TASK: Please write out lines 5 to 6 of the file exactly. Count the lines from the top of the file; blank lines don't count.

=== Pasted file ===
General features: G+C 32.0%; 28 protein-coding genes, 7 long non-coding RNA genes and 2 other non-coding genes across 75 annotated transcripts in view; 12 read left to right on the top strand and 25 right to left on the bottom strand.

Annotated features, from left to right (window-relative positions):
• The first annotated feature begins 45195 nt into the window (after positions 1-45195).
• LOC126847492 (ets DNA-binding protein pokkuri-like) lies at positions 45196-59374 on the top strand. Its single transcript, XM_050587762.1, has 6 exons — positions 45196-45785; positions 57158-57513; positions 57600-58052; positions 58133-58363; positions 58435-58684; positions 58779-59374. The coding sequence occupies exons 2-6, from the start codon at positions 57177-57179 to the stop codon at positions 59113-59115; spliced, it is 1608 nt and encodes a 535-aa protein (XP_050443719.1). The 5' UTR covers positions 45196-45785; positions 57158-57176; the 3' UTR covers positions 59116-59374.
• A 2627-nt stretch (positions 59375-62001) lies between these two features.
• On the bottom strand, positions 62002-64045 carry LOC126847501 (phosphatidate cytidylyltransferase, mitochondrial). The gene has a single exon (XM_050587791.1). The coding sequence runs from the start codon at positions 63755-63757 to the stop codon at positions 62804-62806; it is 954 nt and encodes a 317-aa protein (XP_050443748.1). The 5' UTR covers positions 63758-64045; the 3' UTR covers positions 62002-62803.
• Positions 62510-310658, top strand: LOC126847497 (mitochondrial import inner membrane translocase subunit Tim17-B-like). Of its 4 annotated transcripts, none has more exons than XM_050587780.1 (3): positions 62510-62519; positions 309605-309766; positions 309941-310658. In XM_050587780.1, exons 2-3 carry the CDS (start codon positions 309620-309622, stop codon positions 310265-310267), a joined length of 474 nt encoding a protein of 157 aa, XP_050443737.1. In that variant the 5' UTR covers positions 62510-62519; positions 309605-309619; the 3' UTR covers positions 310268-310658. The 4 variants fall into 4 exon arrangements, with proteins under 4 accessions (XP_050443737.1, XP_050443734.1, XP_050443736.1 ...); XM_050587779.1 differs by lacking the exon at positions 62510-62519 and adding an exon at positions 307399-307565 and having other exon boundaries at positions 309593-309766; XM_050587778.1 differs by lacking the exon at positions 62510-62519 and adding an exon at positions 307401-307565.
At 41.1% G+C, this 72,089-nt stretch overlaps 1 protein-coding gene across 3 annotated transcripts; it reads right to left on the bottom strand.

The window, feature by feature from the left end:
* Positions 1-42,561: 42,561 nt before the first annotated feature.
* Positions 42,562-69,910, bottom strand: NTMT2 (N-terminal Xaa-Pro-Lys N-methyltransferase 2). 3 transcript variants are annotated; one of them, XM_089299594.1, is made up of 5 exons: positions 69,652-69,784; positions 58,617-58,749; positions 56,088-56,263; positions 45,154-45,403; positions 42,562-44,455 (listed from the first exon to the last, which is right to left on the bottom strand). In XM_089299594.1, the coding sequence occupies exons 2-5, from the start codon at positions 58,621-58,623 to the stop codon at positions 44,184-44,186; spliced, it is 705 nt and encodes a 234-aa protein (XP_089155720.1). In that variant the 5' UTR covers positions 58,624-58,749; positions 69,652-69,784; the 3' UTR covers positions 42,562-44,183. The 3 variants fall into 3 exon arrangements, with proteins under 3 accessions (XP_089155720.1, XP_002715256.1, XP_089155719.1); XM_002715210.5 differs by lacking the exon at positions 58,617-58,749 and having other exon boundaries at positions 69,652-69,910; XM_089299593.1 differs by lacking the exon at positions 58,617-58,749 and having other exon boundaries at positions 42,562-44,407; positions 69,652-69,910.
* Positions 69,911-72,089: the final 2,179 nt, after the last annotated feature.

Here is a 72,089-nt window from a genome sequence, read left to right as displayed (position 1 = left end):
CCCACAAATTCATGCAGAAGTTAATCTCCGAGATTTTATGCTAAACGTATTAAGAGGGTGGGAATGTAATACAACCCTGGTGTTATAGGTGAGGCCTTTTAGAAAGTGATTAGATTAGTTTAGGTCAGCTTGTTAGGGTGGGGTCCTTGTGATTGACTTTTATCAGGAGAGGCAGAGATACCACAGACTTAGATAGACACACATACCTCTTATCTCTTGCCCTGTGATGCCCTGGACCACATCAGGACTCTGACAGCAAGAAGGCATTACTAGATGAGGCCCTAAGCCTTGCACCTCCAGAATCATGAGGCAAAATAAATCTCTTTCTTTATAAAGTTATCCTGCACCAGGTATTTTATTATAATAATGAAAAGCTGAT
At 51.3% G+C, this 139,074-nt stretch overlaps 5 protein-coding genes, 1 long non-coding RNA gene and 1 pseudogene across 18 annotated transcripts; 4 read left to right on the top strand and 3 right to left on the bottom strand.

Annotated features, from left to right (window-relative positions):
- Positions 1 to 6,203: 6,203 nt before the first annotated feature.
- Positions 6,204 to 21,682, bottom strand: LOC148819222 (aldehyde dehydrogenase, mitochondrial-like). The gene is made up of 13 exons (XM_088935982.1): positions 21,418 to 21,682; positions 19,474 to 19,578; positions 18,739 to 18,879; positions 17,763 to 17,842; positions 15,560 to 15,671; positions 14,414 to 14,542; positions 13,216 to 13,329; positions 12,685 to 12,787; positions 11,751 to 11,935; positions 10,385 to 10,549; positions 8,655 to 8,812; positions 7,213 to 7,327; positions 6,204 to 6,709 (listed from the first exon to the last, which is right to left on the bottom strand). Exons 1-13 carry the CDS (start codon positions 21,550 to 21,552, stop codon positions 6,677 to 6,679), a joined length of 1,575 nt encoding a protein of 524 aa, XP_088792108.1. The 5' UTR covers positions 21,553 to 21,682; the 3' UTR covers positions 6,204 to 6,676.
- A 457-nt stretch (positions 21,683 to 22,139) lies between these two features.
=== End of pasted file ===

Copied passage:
• A 2627-nt stretch (positions 59375-62001) lies between these two features.
• On the bottom strand, positions 62002-64045 carry LOC126847501 (phosphatidate cytidylyltransferase, mitochondrial). The gene has a single exon (XM_050587791.1). The coding sequence runs from the start codon at positions 63755-63757 to the stop codon at positions 62804-62806; it is 954 nt and encodes a 317-aa protein (XP_050443748.1). The 5' UTR covers positions 63758-64045; the 3' UTR covers positions 62002-62803.